Last week, news broke that the patent-holding company Intellectual Ventures sued Motorola Mobility Holdings Inc. for patent infringement. The notorious patent troll claims that 18 Motorola products infringe on six of its patents. The suit made headlines because of the awkward position in which it places Google: While the Internet giant backs Intellectual Ventures, it also plans to purchase Motorola.
Intellectual Ventures has received flak for its patent-trolling tactics. But lately, patent litigation hasn’t been so profitable for so-called trolls. According to a recent Boston University study, more than a dozen publicly listed trolls barely broke even during the past decade.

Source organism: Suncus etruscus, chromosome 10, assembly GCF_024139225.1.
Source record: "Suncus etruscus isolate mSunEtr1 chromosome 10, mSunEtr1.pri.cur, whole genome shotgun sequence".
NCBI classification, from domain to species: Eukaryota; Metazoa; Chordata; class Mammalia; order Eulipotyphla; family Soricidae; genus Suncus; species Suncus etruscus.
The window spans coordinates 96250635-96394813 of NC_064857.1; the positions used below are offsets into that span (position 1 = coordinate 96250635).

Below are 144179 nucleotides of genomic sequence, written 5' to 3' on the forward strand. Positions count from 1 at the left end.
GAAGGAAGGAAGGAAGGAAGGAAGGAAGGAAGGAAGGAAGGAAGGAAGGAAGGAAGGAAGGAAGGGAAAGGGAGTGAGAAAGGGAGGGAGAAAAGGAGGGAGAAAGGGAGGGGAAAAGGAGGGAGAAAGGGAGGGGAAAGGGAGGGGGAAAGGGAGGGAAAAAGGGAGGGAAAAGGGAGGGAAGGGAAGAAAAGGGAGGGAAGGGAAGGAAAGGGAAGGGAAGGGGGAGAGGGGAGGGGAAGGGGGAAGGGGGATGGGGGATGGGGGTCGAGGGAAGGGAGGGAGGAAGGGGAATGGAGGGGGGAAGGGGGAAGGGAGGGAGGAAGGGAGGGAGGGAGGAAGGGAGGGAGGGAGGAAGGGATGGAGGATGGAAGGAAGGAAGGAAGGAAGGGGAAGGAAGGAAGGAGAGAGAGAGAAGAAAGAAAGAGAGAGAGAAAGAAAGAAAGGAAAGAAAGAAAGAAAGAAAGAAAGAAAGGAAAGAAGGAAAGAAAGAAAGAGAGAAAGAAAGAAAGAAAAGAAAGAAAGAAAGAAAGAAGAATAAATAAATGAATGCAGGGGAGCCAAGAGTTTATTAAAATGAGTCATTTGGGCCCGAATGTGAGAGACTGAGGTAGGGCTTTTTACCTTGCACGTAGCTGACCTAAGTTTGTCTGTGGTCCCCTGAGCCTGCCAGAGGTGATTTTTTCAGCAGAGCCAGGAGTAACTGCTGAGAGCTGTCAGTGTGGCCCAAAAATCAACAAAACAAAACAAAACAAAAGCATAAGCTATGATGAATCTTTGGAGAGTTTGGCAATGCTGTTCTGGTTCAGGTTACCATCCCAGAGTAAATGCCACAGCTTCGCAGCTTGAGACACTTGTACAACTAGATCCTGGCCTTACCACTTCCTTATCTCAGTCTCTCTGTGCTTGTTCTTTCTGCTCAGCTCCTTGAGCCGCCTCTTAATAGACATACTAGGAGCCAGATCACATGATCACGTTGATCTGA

Intellectual Ventures, like other patent companies, was founded on the premise that it would finance inventors by collecting licensing fees on more than 35,000 patents. But a drop in licensing fees has spurred patent trolls to pursue infringement suits, which according to Thomson Reuters have been increasingly harder to win after a 2006 Supreme Court ruling made it more difficult to block infringers from using patents.
While Intellectual Ventures claims it has made more than $2 billion from licensing fees, its suit against Motorola, as well as other recent infringement suits against Symantec Corp., Dell Inc. and Hewlett-Packard Co. may indicate otherwise.
Read Thomson Reuters for more about patent litigation.